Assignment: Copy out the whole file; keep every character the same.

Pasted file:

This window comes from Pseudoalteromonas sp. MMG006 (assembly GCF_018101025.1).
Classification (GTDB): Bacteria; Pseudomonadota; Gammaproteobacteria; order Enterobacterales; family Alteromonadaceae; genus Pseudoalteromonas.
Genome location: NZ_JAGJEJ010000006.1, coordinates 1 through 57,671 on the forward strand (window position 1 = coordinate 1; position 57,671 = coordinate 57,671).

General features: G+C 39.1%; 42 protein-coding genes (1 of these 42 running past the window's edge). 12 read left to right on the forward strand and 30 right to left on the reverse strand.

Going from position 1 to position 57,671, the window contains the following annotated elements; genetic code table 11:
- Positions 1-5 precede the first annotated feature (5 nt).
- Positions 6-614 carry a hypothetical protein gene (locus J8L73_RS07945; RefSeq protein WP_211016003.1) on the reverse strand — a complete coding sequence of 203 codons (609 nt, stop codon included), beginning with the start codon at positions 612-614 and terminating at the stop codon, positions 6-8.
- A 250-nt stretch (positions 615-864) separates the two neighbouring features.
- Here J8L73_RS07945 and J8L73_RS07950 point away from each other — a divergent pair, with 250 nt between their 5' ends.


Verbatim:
This window comes from Pseudoalteromonas sp. MMG006 (assembly GCF_018101025.1).
Classification (GTDB): Bacteria; Pseudomonadota; Gammaproteobacteria; order Enterobacterales; family Alteromonadaceae; genus Pseudoalteromonas.
Genome location: NZ_JAGJEJ010000006.1, coordinates 1 through 57,671 on the forward strand (window position 1 = coordinate 1; position 57,671 = coordinate 57,671).

General features: G+C 39.1%; 42 protein-coding genes (1 of these 42 running past the window's edge). 12 read left to right on the forward strand and 30 right to left on the reverse strand.

Going from position 1 to position 57,671, the window contains the following annotated elements; genetic code table 11:
- Positions 1-5 precede the first annotated feature (5 nt).
- Positions 6-614 carry a hypothetical protein gene (locus J8L73_RS07945; RefSeq protein WP_211016003.1) on the reverse strand — a complete coding sequence of 203 codons (609 nt, stop codon included), beginning with the start codon at positions 612-614 and terminating at the stop codon, positions 6-8.
- A 250-nt stretch (positions 615-864) separates the two neighbouring features.
- Here J8L73_RS07945 and J8L73_RS07950 point away from each other — a divergent pair, with 250 nt between their 5' ends.